as President Biden Heading to Saudi Arabia this week to ask for more energy production from the Middle Eastern country, U.S. Energy Department officials say Biden should visit the state instead.
“We think Texas is much closer than Saudi Arabia,” American Exploration and Production Council CEO Ann Bradbury told Fox News Digital. “And President Biden doesn’t need to travel halfway around the world to solve this energy crisis. He’s right here at home.”
“If the administration is serious about increasing supply, they should be meeting with producers at home, not governments overseas.” American Petroleum Corporation spokeswoman Christina Noel said.
Biden’s Middle East tour includes visits to several countries, including Israel. The White House says the president will tackle geopolitical issues while there.
But with high gas prices and burning hot inflation, his Friday trip to Saudi Arabia, And energy diplomacy in the oil kingdom will be the most closely watched part of the trip. Amid human rights criticism of Saudi Arabia, including its treatment of homosexuals and the killing of Jamal Khashoggi.
“Amidst this broader agenda, we will have the opportunity to talk about energy security with OPEC leaders in the Middle East, who discussed energy security during their trips to Europe and the Indo-Pacific,” National Security Adviser Jack Sullivan told reporters Monday.
“Human rights are America’s strategic interests. Energy security, stopping terrorism, and seeking peace in a place like Yemen,” Sullivan added.
However, Energy Staff and Technology Council CEO Leslie Baier told Fox News Digital that Biden would not need to ask the Saudis for more oil if he switched. His administration’s stance on domestic production.
“First, the stigma of the industry prevents us from being able to access the capital we need for long-term investments in production. That’s really the primary area that can hold back production,” Bayer said. “It also damages our ability to get workers.”
Name also criticized the Securities and Exchange Commission’s proposed regulations and said the Interior’s five-year plan on oil lease sales was inadequate.
“Industry can’t say on the one hand, ‘You need to produce more,’ and on the other hand tie our hands,” she said.
“The inconsistent and hostile messages and policies we’ve seen from this administration have been a significant headwind,” Bradbury added.
Meanwhile, the White House said domestic oil production is rising and oil companies have more production capacity.
“Under President Biden, U.S. oil production will increase and soon reach record highs. In fact, the U.S. produced more oil in President Biden’s first year than in the first two years of the previous administration, and an additional 9,000 authorized drilling permits remain unused by oil companies,” the White House press release said. Spokesperson Abdullah Hasan told Fox News Digital.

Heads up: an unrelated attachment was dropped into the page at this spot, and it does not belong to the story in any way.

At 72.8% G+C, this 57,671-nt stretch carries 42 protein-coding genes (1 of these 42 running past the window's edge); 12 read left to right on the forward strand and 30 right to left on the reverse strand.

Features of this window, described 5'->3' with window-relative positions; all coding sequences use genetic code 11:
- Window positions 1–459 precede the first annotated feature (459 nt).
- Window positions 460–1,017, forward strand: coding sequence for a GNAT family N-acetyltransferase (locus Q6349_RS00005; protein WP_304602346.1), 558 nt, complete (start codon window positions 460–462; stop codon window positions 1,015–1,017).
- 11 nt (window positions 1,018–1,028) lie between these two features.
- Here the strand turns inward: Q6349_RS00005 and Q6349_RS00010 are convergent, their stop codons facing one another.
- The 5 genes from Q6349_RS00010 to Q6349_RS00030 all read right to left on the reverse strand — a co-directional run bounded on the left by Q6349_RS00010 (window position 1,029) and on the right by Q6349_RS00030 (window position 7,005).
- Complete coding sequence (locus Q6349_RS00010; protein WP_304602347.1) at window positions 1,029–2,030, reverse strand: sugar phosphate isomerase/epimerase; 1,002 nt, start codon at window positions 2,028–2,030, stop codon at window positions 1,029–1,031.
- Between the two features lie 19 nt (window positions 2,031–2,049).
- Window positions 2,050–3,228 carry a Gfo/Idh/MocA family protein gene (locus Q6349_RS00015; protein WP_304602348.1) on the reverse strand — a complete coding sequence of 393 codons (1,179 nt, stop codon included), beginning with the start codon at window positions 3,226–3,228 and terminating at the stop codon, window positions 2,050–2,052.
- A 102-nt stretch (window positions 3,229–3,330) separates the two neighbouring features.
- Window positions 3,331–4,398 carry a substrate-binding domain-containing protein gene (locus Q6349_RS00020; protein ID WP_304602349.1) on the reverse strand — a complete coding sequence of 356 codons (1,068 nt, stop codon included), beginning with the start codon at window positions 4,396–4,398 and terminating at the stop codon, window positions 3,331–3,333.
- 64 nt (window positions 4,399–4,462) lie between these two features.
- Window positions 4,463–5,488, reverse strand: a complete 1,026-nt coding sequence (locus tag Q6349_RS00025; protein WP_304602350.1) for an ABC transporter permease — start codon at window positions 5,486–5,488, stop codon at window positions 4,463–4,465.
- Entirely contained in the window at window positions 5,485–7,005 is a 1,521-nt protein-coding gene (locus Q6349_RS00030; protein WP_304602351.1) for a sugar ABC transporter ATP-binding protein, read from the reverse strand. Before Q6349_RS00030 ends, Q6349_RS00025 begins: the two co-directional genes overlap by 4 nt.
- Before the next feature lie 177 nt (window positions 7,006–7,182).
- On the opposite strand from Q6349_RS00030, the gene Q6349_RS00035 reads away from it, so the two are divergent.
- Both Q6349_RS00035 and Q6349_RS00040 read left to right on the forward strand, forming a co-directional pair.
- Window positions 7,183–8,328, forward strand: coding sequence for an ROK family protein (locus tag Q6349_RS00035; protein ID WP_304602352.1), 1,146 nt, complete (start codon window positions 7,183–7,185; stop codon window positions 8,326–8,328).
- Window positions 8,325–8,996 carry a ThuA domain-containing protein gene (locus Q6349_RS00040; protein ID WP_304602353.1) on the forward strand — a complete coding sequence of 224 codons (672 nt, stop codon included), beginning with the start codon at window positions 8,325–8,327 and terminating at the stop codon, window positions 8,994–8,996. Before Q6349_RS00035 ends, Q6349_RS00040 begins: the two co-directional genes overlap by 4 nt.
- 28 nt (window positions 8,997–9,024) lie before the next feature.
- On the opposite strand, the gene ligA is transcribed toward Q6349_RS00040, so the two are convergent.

Hasan added: “President Biden is committed to doing everything he can to lower prices at the pump, and oil and gas companies should not use this moment as an excuse not to pass on their savings to consumers at the pump.”
A White House comment on oil and gas leases has taken up the issue before industry representatives. Bradbury called it a “red herring,” while Bayer said “some permits are viable and some aren’t,” citing many as sitting unused.
Biden recently demanded that gas stations lower their prices as oil prices moderated their recent highs. The White House has accused oil producers of taking advantage of rising prices to boost their profits during Russia’s war on Ukraine.
But Baer and Bradbury said the White House didn’t understand comments like that FACTS OF ENERGY ECONOMY.
“The fundamental flaw in that is that it doesn’t recognize the economy and the global industry markets,” Bayer said. “So it’s not the refiners, not the oil producers that determine the price of oil or the price of natural gas. It’s the global market.”
Bradbury added: “It shows a fundamental misunderstanding of our industry. Our industry is price takers, not price setters. And, you know, I don’t hear a lot of sympathy from those Democrats. Prices went negative. A year and a half ago.”
The White House would not elaborate earlier this week on any specific requests for Biden while in Saudi Arabia, where high temperatures will top 110 degrees for the next two weeks, with lows in the 80s. But it made it clear that Biden would ask for more oil from the Saudis.
“I’m not going to go into a specific characterization of ‘enough’. What I’m saying is that the president believes that gas prices are too high and that we need to do more with global energy supply,” Sullivan said. “He will take every step in his power to try to bring that about, both here at home and in terms of his diplomatic engagement in the world.”